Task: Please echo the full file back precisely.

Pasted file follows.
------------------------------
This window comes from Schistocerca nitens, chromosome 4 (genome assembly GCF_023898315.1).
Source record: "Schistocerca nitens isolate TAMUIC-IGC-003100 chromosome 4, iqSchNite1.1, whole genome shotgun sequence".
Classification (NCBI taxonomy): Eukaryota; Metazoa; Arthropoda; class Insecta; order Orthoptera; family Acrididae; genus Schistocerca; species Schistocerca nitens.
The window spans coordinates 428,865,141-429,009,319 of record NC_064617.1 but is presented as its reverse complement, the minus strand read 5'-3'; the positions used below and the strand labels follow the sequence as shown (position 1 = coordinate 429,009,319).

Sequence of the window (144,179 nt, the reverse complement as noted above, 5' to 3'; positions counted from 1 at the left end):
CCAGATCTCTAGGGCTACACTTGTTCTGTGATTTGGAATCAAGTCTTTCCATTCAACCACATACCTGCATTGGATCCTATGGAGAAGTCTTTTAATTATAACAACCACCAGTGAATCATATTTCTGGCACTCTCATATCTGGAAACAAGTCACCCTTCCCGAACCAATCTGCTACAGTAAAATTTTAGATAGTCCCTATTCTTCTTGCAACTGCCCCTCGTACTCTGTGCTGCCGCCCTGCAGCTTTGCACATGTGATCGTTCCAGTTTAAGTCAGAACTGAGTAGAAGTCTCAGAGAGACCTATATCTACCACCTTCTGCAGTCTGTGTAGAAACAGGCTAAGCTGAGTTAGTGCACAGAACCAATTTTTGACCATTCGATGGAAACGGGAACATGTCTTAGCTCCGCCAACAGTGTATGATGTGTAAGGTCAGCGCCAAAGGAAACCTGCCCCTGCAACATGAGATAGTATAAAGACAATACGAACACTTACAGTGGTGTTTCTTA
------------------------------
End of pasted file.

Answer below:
This window comes from Schistocerca nitens, chromosome 4 (genome assembly GCF_023898315.1).
Source record: "Schistocerca nitens isolate TAMUIC-IGC-003100 chromosome 4, iqSchNite1.1, whole genome shotgun sequence".
Classification (NCBI taxonomy): Eukaryota; Metazoa; Arthropoda; class Insecta; order Orthoptera; family Acrididae; genus Schistocerca; species Schistocerca nitens.
The window spans coordinates 428,865,141-429,009,319 of record NC_064617.1 but is presented as its reverse complement, the minus strand read 5'-3'; the positions used below and the strand labels follow the sequence as shown (position 1 = coordinate 429,009,319).

Sequence of the window (144,179 nt, the reverse complement as noted above, 5' to 3'; positions counted from 1 at the left end):
CCAGATCTCTAGGGCTACACTTGTTCTGTGATTTGGAATCAAGTCTTTCCATTCAACCACATACCTGCATTGGATCCTATGGAGAAGTCTTTTAATTATAACAACCACCAGTGAATCATATTTCTGGCACTCTCATATCTGGAAACAAGTCACCCTTCCCGAACCAATCTGCTACAGTAAAATTTTAGATAGTCCCTATTCTTCTTGCAACTGCCCCTCGTACTCTGTGCTGCCGCCCTGCAGCTTTGCACATGTGATCGTTCCAGTTTAAGTCAGAACTGAGTAGAAGTCTCAGAGAGACCTATATCTACCACCTTCTGCAGTCTGTGTAGAAACAGGCTAAGCTGAGTTAGTGCACAGAACCAATTTTTGACCATTCGATGGAAACGGGAACATGTCTTAGCTCCGCCAACAGTGTATGATGTGTAAGGTCAGCGCCAAAGGAAACCTGCCCCTGCAACATGAGATAGTATAAAGACAATACGAACACTTACAGTGGTGTTTCTTA